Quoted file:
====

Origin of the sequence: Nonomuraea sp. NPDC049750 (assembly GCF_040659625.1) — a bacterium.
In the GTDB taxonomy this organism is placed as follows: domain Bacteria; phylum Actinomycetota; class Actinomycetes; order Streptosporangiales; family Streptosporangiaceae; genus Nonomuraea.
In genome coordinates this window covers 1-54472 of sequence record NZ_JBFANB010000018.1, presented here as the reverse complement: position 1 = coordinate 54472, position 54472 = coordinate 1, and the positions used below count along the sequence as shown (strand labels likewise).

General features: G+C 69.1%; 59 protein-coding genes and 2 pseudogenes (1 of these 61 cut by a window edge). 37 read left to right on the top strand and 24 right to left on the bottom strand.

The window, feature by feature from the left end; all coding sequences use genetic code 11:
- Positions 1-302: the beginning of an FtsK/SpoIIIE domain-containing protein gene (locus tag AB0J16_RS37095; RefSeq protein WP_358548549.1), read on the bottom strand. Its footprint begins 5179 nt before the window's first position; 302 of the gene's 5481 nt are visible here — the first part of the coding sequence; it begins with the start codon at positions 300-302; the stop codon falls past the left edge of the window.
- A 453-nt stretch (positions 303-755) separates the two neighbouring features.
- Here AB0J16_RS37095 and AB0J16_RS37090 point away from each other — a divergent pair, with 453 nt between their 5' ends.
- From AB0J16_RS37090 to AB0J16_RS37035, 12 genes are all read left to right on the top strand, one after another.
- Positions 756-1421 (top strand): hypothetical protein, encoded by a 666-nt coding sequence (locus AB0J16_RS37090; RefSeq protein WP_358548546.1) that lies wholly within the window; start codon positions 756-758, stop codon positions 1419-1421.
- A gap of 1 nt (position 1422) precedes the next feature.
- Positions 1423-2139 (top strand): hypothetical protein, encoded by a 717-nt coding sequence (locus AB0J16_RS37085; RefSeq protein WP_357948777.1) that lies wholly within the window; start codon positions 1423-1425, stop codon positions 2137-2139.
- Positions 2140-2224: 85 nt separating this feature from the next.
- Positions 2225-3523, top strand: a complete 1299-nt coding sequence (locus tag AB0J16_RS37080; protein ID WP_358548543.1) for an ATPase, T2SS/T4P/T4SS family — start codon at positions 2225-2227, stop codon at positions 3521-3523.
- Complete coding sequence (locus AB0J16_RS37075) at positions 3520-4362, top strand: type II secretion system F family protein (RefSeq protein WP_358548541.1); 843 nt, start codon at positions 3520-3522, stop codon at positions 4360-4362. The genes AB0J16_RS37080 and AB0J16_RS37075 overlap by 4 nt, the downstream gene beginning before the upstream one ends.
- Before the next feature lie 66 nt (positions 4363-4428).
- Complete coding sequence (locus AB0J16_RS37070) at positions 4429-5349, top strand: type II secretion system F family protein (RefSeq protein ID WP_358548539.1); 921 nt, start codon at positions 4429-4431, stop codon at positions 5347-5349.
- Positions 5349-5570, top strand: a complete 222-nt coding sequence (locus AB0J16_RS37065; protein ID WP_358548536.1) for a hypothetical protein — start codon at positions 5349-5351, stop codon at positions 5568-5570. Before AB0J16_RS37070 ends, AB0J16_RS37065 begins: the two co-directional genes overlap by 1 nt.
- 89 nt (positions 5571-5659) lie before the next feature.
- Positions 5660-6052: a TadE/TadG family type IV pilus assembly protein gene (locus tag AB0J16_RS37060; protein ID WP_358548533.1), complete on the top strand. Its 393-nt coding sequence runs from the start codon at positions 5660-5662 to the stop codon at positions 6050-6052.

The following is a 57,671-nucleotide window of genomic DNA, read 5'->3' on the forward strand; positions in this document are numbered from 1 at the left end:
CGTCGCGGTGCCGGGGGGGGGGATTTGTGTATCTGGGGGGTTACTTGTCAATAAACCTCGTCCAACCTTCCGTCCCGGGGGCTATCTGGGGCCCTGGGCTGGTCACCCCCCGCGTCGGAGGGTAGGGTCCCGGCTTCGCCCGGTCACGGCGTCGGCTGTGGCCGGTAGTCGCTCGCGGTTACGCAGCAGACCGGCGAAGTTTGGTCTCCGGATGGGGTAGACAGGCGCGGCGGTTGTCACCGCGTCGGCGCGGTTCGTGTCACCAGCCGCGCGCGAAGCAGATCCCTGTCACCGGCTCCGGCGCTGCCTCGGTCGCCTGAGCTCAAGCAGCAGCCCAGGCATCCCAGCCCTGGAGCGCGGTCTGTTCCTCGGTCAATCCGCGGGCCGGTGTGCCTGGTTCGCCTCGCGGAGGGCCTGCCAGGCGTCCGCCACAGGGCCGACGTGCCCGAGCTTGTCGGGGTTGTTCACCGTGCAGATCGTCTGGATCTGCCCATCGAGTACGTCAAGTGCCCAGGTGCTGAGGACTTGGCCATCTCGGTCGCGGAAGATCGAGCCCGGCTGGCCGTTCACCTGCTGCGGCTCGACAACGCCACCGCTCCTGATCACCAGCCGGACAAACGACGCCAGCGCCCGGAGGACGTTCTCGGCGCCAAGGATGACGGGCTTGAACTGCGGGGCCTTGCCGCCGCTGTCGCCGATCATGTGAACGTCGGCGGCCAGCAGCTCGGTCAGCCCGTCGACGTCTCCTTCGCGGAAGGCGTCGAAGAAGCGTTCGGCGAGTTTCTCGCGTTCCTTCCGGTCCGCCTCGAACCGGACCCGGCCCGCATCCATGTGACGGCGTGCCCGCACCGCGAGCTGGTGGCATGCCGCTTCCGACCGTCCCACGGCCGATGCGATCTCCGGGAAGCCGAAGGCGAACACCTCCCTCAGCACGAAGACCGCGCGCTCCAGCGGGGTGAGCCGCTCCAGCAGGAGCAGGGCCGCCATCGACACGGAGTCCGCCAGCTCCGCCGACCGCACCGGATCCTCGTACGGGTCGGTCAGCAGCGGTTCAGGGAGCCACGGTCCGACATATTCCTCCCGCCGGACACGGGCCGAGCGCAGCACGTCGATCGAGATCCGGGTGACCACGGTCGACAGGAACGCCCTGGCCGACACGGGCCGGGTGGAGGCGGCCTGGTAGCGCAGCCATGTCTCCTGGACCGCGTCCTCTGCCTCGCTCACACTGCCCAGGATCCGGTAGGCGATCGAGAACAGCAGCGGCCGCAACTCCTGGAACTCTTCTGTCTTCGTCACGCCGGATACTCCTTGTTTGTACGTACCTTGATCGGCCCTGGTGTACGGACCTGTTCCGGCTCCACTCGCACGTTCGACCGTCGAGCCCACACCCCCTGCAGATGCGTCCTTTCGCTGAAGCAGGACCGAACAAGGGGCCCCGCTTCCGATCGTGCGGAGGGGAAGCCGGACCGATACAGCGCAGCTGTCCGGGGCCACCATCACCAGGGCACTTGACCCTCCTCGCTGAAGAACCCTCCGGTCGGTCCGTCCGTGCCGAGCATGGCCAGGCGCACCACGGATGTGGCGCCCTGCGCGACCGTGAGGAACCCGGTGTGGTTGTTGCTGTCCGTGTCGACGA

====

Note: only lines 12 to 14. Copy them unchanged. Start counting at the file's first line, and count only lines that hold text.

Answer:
- Positions 1423-2139 (top strand): hypothetical protein, encoded by a 717-nt coding sequence (locus AB0J16_RS37085; RefSeq protein WP_357948777.1) that lies wholly within the window; start codon positions 1423-1425, stop codon positions 2137-2139.
- Positions 2140-2224: 85 nt separating this feature from the next.
- Positions 2225-3523, top strand: a complete 1299-nt coding sequence (locus tag AB0J16_RS37080; protein ID WP_358548543.1) for an ATPase, T2SS/T4P/T4SS family — start codon at positions 2225-2227, stop codon at positions 3521-3523.